With blackmail , someone tries to unlawfully enrich himself or a third party through violence or by threatening a sensitive evil at the expense of another. In this respect, blackmail is to be distinguished from coercion , which does not presuppose any intention to enrich or damage property. The act is considered unlawful if the purpose-means relationship between the act of coercion, i.e. the violence or threat and the intended purpose of coercion, is to be viewed as reprehensible.
Legal situation in Germany
The extortion from a legal perspective according toStGB presupposes, in addition to the coercion, a financial disadvantage caused by it for the coerced or a third party. Those who are forced to do so require real freedom of choice as to whether they accept the perpetrator's act or cause the property damage by means of (self) harm.
When it comes to illegality , a distinction must be made between:
- On the one hand, according to (2) of the Criminal Code, the act of coercion for the intended purpose (enrichment) must be reprehensible and thus illegal (as in (2) of the Criminal Code). Without this criterion z. B. the enforcement of loan claims of the obligee against a debtor with the threat of judicial enforcement is punishable.
- On the other hand, the desired enrichment must itself be illegal. Enrichment is illegal if it is objectively in conflict with the property regime. The enforcement of a claim that is due and free of objection with coercive means is not unlawful within the meaning of the provision. The distinction between piece and class guilt is irrelevant. Here it is also important how a monetary debt is legally classified.
In certain cases it is very doubtful whether the disposition of property sought (or achieved) with the threat of publication of dishonorable but not prohibited information constitutes a factual blackmail, if the information concerning the commercial sphere is true and a question affecting the public affect. See specifically the so-called chantage (threat of revelations for the purpose of blackmail).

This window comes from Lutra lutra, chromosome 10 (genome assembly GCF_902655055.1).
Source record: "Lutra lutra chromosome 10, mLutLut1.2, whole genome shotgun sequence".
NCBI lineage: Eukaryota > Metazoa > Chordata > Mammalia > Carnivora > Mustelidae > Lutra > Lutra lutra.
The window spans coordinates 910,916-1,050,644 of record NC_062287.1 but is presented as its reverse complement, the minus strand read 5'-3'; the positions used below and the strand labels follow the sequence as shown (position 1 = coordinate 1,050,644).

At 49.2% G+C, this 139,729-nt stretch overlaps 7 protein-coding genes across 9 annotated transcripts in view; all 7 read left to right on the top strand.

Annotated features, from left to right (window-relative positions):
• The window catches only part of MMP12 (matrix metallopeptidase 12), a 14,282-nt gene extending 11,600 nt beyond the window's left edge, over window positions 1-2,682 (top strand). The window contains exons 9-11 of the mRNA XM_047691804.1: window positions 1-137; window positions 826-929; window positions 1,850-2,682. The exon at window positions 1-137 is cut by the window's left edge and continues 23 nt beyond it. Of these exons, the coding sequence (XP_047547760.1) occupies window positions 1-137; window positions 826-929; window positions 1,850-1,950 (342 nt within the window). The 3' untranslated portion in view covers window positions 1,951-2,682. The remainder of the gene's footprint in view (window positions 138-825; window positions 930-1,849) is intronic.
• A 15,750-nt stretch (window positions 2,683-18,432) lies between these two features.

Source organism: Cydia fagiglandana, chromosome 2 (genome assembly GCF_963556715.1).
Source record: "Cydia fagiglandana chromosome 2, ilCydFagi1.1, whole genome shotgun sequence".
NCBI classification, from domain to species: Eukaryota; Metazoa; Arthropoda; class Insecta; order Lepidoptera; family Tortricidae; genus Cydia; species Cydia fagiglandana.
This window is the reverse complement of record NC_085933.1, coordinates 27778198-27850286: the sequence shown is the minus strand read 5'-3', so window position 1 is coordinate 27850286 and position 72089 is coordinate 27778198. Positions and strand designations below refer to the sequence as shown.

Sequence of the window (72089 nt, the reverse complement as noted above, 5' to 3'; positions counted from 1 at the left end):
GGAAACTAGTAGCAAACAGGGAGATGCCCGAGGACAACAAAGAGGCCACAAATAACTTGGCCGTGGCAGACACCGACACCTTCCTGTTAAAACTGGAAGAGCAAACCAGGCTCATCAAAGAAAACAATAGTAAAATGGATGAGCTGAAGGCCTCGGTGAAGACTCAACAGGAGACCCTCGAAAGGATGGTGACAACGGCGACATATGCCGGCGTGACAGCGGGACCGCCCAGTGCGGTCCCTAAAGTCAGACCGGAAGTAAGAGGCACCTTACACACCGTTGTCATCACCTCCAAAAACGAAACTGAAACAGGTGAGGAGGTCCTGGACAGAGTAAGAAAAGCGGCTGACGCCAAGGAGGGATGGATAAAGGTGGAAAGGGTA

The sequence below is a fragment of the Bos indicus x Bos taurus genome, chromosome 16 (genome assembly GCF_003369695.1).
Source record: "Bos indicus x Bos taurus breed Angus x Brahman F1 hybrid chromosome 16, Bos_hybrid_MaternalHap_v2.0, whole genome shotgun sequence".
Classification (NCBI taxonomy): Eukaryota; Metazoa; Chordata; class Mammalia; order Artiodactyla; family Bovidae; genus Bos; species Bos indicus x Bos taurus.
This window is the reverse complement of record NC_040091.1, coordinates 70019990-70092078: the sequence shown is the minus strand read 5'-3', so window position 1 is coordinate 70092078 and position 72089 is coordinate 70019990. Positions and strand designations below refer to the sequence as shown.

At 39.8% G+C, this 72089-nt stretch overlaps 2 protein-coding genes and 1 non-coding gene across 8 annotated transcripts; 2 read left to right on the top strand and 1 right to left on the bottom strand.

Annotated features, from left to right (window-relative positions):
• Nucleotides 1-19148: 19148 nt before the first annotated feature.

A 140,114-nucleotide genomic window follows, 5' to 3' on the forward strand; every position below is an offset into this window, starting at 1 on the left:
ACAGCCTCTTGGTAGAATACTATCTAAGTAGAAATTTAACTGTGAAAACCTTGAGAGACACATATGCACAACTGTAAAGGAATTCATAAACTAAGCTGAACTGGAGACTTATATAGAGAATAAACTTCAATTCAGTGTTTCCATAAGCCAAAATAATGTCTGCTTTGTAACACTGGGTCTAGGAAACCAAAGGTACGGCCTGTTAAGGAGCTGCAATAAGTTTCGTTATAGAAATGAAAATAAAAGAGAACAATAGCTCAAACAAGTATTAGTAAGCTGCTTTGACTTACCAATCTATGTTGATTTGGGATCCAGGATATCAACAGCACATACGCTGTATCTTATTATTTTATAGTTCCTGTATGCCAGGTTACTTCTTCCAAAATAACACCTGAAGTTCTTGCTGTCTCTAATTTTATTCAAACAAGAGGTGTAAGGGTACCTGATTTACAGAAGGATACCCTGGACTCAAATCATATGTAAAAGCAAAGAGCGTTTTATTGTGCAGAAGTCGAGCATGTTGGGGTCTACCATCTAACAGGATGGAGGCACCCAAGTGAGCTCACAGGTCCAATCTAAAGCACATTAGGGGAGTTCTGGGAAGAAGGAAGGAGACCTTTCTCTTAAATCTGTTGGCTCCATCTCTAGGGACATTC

The victim of blackmail can be privileged under procedural law if he is blackmailed with the threat of reporting a crime . The public prosecutor's office can, if the seriousness of the act does not conflict with it, refrain from prosecution according to StPO .
The armed robbery ( of the Criminal Code) is the qualified by means of coercion (violence against a person or threat of danger to life and limb) made extortion. It represents a qualification for blackmail.
Wording of § 253 StGB
Emotional blackmail takes place when a blackmailer threatens a blackmailer with credible feelings of guilt (example: "If you do that, I'll jump off the bridge!"). The psychological psychotherapist Doris Wolf describes techniques and strategies of emotional blackmail and describes feelings of guilt as superfluous and harmful.
- Sycophant - people were called in ancient Athens who made a business out of threatening other (mostly wealthy) citizens with blackmailing slander
- Karl Hagel: Robbery and extortion under German and English law and from a comparative law perspective . De Gruyter, Berlin / New York 1979, ISBN 3-11-008103-2
- Car Hartmann: The doctrine of blackmail . Master's thesis, Dorpat 1859, hdl: 10062/473
- Ernst Sommer : extortionate because of aberration . Vienna 1949
- Otto Schwarz (start), Thomas Fischer (Hrsg.): Criminal code and subsidiary laws. 59th edition. Beck Verlag, Munich 2012, ISBN 978-3-406-60892-6 .
- Philipp Fölsing: settlement negotiations or participation in blackmail?
- Wolfgang Mitsch: blackmail or predatory fraud .
- Fischer: Criminal Code and subsidiary laws. 2012, p. 1738.
- Emotional Blackmail - Manipulation through feelings of guilt . Partnership- relationship.de. Retrieved June 6, 2010.
- Doris Wolf: Overcoming self-reproaches and feelings of guilt . Paperback Pal Verlag, 2003.